The forest environments dominated by lenga trees in TF are considered of great ecological, economic, and landscape value (Bava & Rechene, 2004; González et al., 2006b). While the understory of these forests usually presents lower vegetation cover as compared to vegas (Boelcke, 1957), and guanaco seems to prefer these vegas for feeding purposes (Bank et al., 2003; Clausen et al., 2006; Puig et al., 2011), evidences show that it also feeds on lenga beech saplings and on some shrub species (Soler Esteban et al., 2011). Vegas are critical habitats for guanacos during the breeding season, allowing increased reproductive success as compared to other habitats (Bank et al., 2003; Wurstten et al., 2013). On the other hand, while lenga beech saplings may be an important component of the guanacos’ diet, the negative effects of its continuous browsing and trampling may compromise future forest development (Rebertus & Veblen, 1993; Bava & Rechene, 2004). The aim of this study was then to determine: 1) the composition of the diet of free ranging guanacos during spring and summer in three representative areas of TF which combine vegas and Nothofagus forests; and 2) which of the forage plants grown in the forest understory guanacos do prefer, or avoid, in these seasons of great food abundance. The results of this study will provide scientific information to know and compare guanacos’ dietary preferences when grazing in different environments of insular and continental areas of Patagonia. Determining the incidence of Nothofagus spp. in guanacos’ diet could also help understand its effects on lenga regeneration in TF, and provide essential information for designing management plans aimed at preserving not only guanacos’ habitat, but also the sustainable growth and development of Nothofagus spp. forests.

Materials and methodsTop

Study area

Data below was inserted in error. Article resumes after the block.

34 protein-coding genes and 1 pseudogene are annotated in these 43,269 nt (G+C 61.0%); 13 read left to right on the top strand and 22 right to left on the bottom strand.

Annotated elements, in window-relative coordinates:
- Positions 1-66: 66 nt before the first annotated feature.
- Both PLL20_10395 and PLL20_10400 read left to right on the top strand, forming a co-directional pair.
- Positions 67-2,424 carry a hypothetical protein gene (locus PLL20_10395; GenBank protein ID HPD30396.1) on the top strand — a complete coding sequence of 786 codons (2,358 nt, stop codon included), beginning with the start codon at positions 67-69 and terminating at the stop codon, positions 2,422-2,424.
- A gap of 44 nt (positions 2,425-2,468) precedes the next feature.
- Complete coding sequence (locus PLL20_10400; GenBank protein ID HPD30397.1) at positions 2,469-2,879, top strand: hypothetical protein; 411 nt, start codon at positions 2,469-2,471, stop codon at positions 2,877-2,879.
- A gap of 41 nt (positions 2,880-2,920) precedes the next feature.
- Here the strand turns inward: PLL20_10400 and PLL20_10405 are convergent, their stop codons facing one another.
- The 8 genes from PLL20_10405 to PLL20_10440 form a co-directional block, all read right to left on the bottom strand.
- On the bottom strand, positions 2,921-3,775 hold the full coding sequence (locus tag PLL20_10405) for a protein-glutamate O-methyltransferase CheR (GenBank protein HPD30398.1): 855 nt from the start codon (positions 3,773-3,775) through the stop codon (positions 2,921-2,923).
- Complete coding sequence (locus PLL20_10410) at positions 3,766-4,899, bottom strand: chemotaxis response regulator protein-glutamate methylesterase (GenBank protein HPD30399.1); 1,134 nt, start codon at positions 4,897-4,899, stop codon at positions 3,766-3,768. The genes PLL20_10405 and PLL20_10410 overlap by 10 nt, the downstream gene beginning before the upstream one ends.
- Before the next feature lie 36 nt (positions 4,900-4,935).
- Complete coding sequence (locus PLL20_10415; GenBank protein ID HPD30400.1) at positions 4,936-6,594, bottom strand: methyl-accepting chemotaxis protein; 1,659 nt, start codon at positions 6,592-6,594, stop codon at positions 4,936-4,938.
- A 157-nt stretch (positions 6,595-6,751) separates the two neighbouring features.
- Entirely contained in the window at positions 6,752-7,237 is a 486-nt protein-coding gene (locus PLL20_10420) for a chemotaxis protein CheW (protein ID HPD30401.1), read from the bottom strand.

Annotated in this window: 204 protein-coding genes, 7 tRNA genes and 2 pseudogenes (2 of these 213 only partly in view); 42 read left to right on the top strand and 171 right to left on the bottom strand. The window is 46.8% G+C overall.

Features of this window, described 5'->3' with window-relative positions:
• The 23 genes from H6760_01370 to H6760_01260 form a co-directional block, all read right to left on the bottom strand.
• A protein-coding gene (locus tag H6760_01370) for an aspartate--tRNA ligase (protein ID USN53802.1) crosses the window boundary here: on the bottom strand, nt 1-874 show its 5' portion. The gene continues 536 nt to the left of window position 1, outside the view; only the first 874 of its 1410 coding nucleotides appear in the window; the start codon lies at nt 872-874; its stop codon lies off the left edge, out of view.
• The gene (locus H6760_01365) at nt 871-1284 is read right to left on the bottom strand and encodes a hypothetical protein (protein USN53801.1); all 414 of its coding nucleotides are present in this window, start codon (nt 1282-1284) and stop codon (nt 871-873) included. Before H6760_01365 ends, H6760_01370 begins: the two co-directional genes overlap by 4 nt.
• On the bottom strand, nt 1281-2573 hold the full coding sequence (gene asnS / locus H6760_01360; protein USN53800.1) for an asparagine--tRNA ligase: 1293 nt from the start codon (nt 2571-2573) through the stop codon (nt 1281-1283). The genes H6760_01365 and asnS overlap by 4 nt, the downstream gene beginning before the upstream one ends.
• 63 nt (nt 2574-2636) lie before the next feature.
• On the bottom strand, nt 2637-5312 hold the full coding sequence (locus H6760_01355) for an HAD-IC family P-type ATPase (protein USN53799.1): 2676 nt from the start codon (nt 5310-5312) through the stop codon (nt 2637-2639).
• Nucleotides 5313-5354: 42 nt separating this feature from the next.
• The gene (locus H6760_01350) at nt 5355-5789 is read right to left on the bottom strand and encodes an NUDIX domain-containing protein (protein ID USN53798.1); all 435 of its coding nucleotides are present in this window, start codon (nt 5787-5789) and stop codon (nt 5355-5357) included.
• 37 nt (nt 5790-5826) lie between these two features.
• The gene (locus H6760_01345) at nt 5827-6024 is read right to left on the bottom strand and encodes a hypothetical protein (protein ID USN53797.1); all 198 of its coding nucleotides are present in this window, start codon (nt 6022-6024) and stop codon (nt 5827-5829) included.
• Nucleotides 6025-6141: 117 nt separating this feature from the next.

The study area, located in the center of Tierra del Fuego province (TF), Patagonia Argentina (54º 40’ S, 67º 35’ W, Figure 1), consists of three typical paddocks situated in landscapes that alternate undulated areas with valleys. One paddock was located in “Estancia María Cristina” (MC), and two in “Corazón de la Isla Reserve” (Reserve 1 and Reserve 2, R1 and R2, respectively, Figure 1 and Table 1). Their landscapes are composed of lenga beech forests with some very scattered ñire trees, surrounded by adjacent wet vegas in which herbs and grasses of the Cyperaceae, Juncaceae, and Poaceae families prevail. The regional climate is characterized by short, cool summers, and long, snowy, and frozen winters. Annual average wind speed outside the forests is 8 km h-1, reaching up to 100 km h-1 during storms (Martínez Pastur et al., 2009). Average annual temperature is 4.5 °C; annual precipitation averages 467 mm and, in the form of either rain or snow, is evenly distributed along the year (Pisano, 1977). In the three paddocks, the forest had been used for more than 50 years for timber production based on selective cut of the best lenga beech trees (high-grading). At present and after livestock exclusion (at least 10 years ago), natural populations of guanaco are the only ungulates grazing in these sites.